As median sales results are more informative than averages, which can be skewed due to high prices at the top.
The best possible result from all available sires (at time of writing) would be if we’d chosen Havana Grey, a young stallion whose first crops have been flying.
As a result, one of Havana Grey’s yearlings sold for a princely £230,000.
His median sale price in 2022 so far is around £43,000 so let’s assume that’s what we sold for.
However, we also have to deduct five percent for the auctioneer. This leaves us with a cheque for just under £40,000 and carrying over a loss of around £3,000.
But, remember that Havana Grey would have been the best choice possible within our budget.
There are sires with similar profiles in the same range that are less popular. Many had median sales prices that were below even their stud fee!
Choosing the most successful first-crop sire in the price bracket would have been very fortunate.
But It Doesn’t Always Work Out This Way
However, though there is a chance that we sold the yearling at a higher price than the median, it’s also possible that we didn’t sell it and were left with £41,000 in total costs.
And after all that, we had to take the yearling home.
We almost certainly went back to the roulette table for another spin and covered the mare again. We might also be able to pay the initial cost of the mare with another smart choice, such as an Ardad or Havana Grey. If we pick wrong, the current hole is just getting deeper.
Horses are not machines. Although you might be able to get eight foals out of a mare, it is possible that she will need to rest for a year or return to the stallion. Or may simply prove unable to conceive and deliver a healthy foal. Accidents are waiting to happen around every corner.
One breeder says, “It is increasingly expensive just to take a yearling to the sales and there’s a real chance you might not even sell it once you get there.”
“It’s difficult to make a profit at a bottom end, unless there’s a dramatic update to the mare, or she’s foal to a stallion whose previous crops are flying and now everyone wants the offspring.”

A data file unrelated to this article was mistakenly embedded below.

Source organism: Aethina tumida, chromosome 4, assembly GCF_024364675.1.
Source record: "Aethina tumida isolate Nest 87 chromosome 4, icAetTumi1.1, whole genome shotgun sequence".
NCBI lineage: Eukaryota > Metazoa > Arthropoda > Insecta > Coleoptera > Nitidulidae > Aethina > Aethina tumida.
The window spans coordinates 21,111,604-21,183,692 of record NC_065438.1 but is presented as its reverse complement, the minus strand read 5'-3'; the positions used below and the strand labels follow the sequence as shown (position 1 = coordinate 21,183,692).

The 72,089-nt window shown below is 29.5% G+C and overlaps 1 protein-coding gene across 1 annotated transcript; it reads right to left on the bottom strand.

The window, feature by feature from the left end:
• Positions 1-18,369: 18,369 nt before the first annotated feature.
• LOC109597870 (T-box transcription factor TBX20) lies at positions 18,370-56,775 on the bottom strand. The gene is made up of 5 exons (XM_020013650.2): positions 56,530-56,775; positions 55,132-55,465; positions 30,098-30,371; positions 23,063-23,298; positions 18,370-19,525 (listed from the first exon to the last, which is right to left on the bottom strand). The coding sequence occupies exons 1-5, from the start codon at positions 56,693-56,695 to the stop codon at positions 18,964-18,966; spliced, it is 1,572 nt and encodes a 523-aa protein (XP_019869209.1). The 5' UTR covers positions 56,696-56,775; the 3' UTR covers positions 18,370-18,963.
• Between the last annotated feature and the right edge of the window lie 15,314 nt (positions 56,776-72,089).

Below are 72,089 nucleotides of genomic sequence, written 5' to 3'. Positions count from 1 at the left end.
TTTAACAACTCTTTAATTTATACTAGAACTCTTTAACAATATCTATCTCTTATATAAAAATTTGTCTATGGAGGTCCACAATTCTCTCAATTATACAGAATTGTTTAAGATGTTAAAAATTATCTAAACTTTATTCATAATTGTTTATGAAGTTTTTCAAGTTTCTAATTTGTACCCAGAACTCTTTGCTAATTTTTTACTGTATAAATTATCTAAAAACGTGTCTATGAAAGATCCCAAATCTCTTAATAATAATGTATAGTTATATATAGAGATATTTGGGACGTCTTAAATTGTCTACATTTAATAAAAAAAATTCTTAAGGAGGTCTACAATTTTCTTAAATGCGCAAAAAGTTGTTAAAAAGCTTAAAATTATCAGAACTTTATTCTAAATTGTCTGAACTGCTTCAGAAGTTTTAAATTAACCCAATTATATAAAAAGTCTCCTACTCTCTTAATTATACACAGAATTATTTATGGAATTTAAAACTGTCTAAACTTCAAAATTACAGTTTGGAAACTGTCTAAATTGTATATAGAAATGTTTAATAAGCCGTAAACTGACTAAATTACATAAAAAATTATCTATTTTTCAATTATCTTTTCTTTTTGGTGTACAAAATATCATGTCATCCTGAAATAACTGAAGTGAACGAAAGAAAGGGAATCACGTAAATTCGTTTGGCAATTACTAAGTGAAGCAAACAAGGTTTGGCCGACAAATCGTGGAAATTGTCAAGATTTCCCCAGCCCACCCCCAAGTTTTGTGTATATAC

The Rise Of Breeding Syndicates
There are many other ways to get into breeding rather than the example above. For example, you could take on a mare that has been covered already sell this offspring to lower overheads.
Natalie Folland, who board mares at Fonthill Stud, Wiltshire, with Matt Bowen, confirms she is frequently contacted by newcomers to the idea of breeding.
However, she stresses that she is always open with potential clients about not breeding from mares with poor profiles and asks them their goals from the beginning.
She says, “There is an element of trying to reduce risk and only try to help people produce decent racehorses.”
“Syndicates are expanding, which is a positive thing in terms of encouraging people to get involved.”
“I’ve had many conversations about it recently and have considered launching a syndicate of our own. Simply because so many people seem interested.”
“It’s a great way to get into breeding, it has less risk and you have an experienced syndicate manager overseeing the entire process.”
One vital ingredient for success is a healthy dose of realism and perspective.
She says, “When things are good, breeding is a wonderful experience. But it can also be expensive and heartbreaking if things go wrong, as they sometimes do. It’s important to maintain realistic expectations at all times.”
The Decline of Foal Crop Production in Horse Racing
Horse racing is a beloved sport that has been enjoyed for centuries. However, there are growing concerns about the industry regarding a falling trend in foal crop production in Britain and Ireland.
This decline can have a significant impact on the future of horse racing, as a decrease in foal crop production means a decrease in the number of horses available for racing.
Why is Foal Crop Production Falling?
There are several reasons for the decline in foal crop production in horse racing. One of the biggest factors is the cost of breeding racehorses.
Breeding racehorses is an expensive and lengthy commitment that does not come without risk.
Many breeders are hesitant to invest in this expensive process, especially if they are not guaranteed a return on their investment.
Another major factor is the uncertainty of the horse racing industry.
With the rise of other sports and entertainment options, the horse racing industry is facing increased competition for audiences and revenue.
This has made it more difficult for breeders to make a profit, which has led to a decrease in the number of horses being bred.
The Impact on Horse Racing
The decline in foal crop production in horse racing has the potential to have a significant impact on the future of the sport.
A decrease in the number of horses available for racing means a decrease in the number of races that can be run, which could lead to a decline in revenues for the industry.
This could also lead to a decline in the number of jobs and livelihoods that depend on horse racing.
The Need for Action in the Bloodstock Industry
It is important for the horse racing industry to address this issue as soon as possible. Unfortunately, it seems horse racing authorities might not address this issue until after it begins directly impacting overall revenues.
By taking action now, horse racing authorities can ensure the long-term sustainability of the industry
However, if the fairytale does come about then it’s clear huge rewards await.
Just ask John Hayes.